Doctor of Nursing Practice (DNP) Projects

Access Control

Open Access

Embargo Period


Degree Program

Doctor of Nursing Practice

Degree Track

Family Nurse Practioner

Year Degree Awarded


Month Degree Awarded



DNP, transitional care, rehospitalization, readmission, heart failure, COPD


Genevieve Chandler, PhD, RN

DNP Project Chair

Genevieve Chandler, PhD, RN

DNP Project Member Name

Jean DeMartinis, PhD, FNP, RN

DNP Project Outside Member Name

Peter M. McKay, MD




The Affordable Care Act of 2010 has put a spotlight on ensuring safe patient transfers between health care settings to prevent rehospitalization. Hospital readmissions are often influenced by a lack of outpatient transitional care programs to ensure the continuity of care during the transition from the inpatient setting to home. This gap in continuity further exacerbates the issues of patient management of medication regimens, adverse drug events, and follow-up with providers. These exacerbations combined with ineffective symptom management can all result in decompensation and rehospitalization. An extensive review of the literature revealed that transitional care interventions provide innovative and evidence-based methods to prevent the readmission of patients with chronic diseases. Transitional care is defined as a time-limited, patient-oriented service, intended to ensure health care continuity, reduce risk of poor outcomes among at-risk populations, and facilitate safe and effective transfer between levels of care or healthcare settings.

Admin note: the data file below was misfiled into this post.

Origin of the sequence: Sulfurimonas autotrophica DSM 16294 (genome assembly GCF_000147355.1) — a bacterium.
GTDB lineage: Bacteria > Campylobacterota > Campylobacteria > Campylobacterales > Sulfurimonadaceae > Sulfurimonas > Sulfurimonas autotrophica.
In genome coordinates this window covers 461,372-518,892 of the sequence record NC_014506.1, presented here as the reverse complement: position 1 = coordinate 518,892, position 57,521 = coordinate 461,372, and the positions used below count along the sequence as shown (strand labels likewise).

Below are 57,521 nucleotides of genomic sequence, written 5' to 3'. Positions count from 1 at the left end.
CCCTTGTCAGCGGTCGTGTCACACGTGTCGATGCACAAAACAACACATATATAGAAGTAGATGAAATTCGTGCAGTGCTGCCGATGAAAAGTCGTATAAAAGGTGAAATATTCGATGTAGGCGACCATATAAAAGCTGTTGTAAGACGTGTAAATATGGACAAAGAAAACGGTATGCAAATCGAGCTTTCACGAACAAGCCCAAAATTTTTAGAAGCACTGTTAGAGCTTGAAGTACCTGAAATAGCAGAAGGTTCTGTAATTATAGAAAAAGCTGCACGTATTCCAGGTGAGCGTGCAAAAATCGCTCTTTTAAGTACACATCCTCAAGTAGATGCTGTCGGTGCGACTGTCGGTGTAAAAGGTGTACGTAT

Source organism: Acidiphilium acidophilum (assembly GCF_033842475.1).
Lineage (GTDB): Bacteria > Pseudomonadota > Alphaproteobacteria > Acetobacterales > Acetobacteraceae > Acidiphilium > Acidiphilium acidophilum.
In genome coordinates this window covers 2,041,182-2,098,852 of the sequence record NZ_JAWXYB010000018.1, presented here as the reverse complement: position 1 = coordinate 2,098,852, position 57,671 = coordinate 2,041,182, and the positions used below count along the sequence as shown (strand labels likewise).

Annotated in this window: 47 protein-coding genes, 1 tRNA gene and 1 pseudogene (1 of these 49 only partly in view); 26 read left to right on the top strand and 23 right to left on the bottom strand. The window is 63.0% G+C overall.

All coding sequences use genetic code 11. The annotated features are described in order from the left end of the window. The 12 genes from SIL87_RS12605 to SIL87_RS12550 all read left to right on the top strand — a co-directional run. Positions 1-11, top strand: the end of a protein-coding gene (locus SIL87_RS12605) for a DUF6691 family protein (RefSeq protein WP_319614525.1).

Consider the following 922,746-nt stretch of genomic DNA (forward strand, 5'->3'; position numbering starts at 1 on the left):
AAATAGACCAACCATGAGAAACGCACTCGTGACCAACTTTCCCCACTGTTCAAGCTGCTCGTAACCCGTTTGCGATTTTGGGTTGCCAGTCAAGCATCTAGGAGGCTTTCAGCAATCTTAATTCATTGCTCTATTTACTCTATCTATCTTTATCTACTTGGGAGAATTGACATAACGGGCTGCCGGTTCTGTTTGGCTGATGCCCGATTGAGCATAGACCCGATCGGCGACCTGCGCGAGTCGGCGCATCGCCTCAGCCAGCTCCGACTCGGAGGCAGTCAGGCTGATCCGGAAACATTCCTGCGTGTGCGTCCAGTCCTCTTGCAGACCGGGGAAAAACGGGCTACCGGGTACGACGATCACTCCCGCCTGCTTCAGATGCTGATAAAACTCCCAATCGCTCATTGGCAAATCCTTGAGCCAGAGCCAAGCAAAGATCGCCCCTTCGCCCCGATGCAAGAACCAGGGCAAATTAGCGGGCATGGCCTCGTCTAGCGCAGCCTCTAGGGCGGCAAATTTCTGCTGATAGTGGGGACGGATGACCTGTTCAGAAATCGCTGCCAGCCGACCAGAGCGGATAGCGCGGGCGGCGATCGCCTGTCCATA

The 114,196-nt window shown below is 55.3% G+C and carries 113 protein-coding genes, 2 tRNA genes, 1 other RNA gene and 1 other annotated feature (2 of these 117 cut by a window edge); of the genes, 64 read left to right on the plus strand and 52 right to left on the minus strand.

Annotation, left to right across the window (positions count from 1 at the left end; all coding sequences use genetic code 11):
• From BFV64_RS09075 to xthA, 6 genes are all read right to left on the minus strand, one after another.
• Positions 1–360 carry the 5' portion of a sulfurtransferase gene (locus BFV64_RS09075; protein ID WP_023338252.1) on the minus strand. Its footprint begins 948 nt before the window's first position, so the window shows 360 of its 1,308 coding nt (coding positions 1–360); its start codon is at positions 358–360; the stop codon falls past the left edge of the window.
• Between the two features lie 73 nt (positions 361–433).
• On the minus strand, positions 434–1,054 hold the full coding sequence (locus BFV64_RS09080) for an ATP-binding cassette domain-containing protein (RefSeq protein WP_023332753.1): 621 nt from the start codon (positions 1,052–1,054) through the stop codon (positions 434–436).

To assess the impact of a DNP-led Transitional Care Program (DNP-led TCP) designed to reduce the number of hospital readmissions of elderly patients discharged from a Cape Cod Hospital with a diagnosis of HF or COPD-related illnesses by addressing the complexities of transitions of care.


Twelve patients with HF or COPD related diagnoses participated in a DNP-led TCP. A prospective one group pre-test, post-test design was used to evaluate the impact of the intervention. The DNP-led TCP blended the concepts of CTM® and Naylor’s APN-led TCM and modified them for use in the community setting. The primary outcome measures of 30-day rehospitalization rates for HF and COPD-related illness and 30-day rehospitalization rates for all-causes were collected for the 30 days prior to implementation and 30 days post completion of the TCP. Data was obtained through patient reports and hospital and clinic records. The impact of the TCP on use of emergent or urgent care services for HF or COPD-related symptoms among clinic patients was determined by the percentage of patients in the TCP that documented or reported the use emergent or urgent care services for HF or COPD-related symptoms during the 30 days pre and post TCP.


Descriptive analysis was used to examine the change. At the end of the program, the data revealed a decrease from 20 readmissions to zero readmissions in a 30 day period for HF or COPD-related illness. There was a decrease in all-cause readmissions from 21 to zero in a 30 day period. The TCP had a dramatic impact on the use of emergent or urgent care services for HF or COPD-related symptoms among clinic patients. There were 24 visits to the ER among participants in the 30-days prior to the pilot. Eight visits were related to HF, one to an allergic reaction, and 15 were related to COPD. At the day 30 post implementation data collection, ER utilization had rate dropped to zero for HR or COPD related symptoms. This meets the goal of is ≤ 5% of patients receiving the intervention.

Creative Commons License

Creative Commons License
This work is licensed under a Creative Commons Attribution-Noncommercial-No Derivative Works 3.0 License.